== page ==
B. C.: Viruses occur suddenly but it is impossible to obtain immediate scientific results. The only solution is to anticipate what will happen. In 2015, with colleagues from Belgium and the Netherlands, we sent two letters of intent to the European Commission. We were targeting nine families of emerging viruses which required fundamental study. Since then, two have been the cause of epidemics: coronavirus and Zika. These are so many possibilities of an extremely contagious virus that is transmissible via the respiratory route (such as measles) occurring in the near future.
By anticipating and by studying the viral world in its broadest sense, it is possible to characterise a typical virus from each family, and in particular its mode of replication. In this way, a new pathogen will be similar to those we already know. In the event of an emergence, experiments already carried out could be used directly to obtain vaccines or antivirals, etc. The response would be immediate. Time is an investment for the future as regards this long-term research. Had we opted for this operational approach after the SARS epidemic in 2003, we would have saved considerable time in our search for appropriate drugs.
How is virological research organised?
B. C.: A lot of it is performed in networks and consortia that involve teams with complementary skills. Progress has been made concerning the sharing of reagents, which was hitherto not common practice when a virus was isolated. Now organisations such as EVA-GLOBAL (European Virus Archive – GLOBAL) distribute reagents and viruses to those approved laboratories that request them, and have greatly facilitated procedures. The nature of research has changed but in Europe it is constantly hampered by lack of funding. We have lost a great deal in terms of competitiveness compared with teams working in China.
During the 2000s, European research was based on large-scale projects and collaborative programmes. After the SARS outbreak in 2003, our team’s work enabled the description of several enzymes of interest for the design of new drugs, or simply helped elucidate how the virus was able to replicate so easily. In the late 2000s, virological research took a new turn; in both France and Europe, it shifted from anticipation to reaction.
Each epidemic pompts emergency funding that ultimately amounts to much less than that allocated in the 2000s to research aimed at anticipating such situations. Above all, epidemics are soon forgotten. A few years after the 2003 outbreak, political interest in SARS-CoV had already vanished.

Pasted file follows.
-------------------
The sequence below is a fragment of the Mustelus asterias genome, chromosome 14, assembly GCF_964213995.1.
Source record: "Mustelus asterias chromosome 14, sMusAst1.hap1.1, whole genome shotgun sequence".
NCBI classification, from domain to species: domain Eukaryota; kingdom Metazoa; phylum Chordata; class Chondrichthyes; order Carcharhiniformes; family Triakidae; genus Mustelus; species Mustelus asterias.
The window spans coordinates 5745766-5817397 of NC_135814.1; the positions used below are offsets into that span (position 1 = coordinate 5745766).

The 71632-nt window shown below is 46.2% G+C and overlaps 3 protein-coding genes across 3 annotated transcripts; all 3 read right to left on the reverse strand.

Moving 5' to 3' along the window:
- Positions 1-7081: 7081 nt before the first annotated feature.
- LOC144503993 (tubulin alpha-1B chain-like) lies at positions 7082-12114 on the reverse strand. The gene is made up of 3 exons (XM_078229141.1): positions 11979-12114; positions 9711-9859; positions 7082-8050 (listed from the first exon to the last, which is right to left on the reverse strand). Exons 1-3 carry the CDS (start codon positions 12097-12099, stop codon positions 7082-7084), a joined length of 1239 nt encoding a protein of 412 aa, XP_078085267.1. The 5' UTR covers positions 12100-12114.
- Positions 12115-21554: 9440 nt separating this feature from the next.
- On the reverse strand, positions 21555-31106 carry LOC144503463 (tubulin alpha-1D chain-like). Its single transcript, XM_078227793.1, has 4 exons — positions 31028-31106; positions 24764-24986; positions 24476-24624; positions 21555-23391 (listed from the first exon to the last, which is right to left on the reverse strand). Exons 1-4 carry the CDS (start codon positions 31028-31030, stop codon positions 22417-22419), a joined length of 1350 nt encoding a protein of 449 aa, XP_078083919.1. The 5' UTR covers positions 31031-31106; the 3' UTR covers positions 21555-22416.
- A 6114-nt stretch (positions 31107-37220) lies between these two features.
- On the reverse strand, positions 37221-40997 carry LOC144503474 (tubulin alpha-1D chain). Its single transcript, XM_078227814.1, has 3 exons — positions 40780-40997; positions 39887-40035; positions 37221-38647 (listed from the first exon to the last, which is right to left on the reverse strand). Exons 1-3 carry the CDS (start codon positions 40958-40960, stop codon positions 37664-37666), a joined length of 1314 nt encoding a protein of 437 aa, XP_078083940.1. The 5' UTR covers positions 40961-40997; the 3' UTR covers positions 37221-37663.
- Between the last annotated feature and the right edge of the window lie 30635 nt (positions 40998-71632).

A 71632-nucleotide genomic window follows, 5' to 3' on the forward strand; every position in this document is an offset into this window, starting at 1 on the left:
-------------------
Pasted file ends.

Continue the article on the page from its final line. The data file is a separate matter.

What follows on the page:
What changes do you think are necessary for the future?
B. C.: At present, only a handful of laboratories are specialised in basic research on the replication enzymes and molecular drivers that will be the targets of future molecules against coronaviruses. Secondly, there has been some confusion between infective agents handled under high-security conditions and harmless recombinant proteins that fall under the same regulations, i.e. those concerning microorganisms and toxins (MOT). These lay down safety standards that are unsuited to basic science laboratories such as mine, and have somewhat sterilised all research. Things need to change in order to attract young talents, anticipate events intelligently and avoid the threat of epidemics. Sadly, I cannot see into the future. But what I can see is that serious, independent, rational and collegial research is our best defence against many outbreaks.
20 research projects focused on the epidemic
The Alliance nationale pour les sciences de la vie et de la santé (Aviesan)2 has mobilised its forces to accelerate research on the virus and on the CoVID-19 disease. Coordinated by the INSERM, the REACTing consortium has thus selected 20 scientific initiatives that target modelling of the epidemic, the search for treatment or preventive measures. As one of the project leaders with his colleague Étienne Decroly, Bruno Canard (see interview above) heads a programme on “Potentiating existing nucleoside therapies”.
More information on the projects selected is available on the website of the French Ministry of Higher Education, Research and Innovation.
- 1. CNRS research professor at the Laboratoire Architecture et Fonction des Macromolécules Biologiques (CNRS / Aix-Marseille Université).
- 2. Aviesan involves nine academic institutions that were founding members of the alliance: the CEA, CNRS, INRAE, INRIA, INSERM, Institut Pasteur, IRD, the Conference of University Presidents and the Conference of Directors General of Regional and University Hospital Centres.
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After a degree in environmental studies at Paul Sabatier University in Toulouse, then in science journalism at Paris-Diderot University in Paris, Anaïs Culot worked in media relations at the CNRS and now collaborates with various magazines, including CNRS Le Journal, I'MTech and Science & Vie.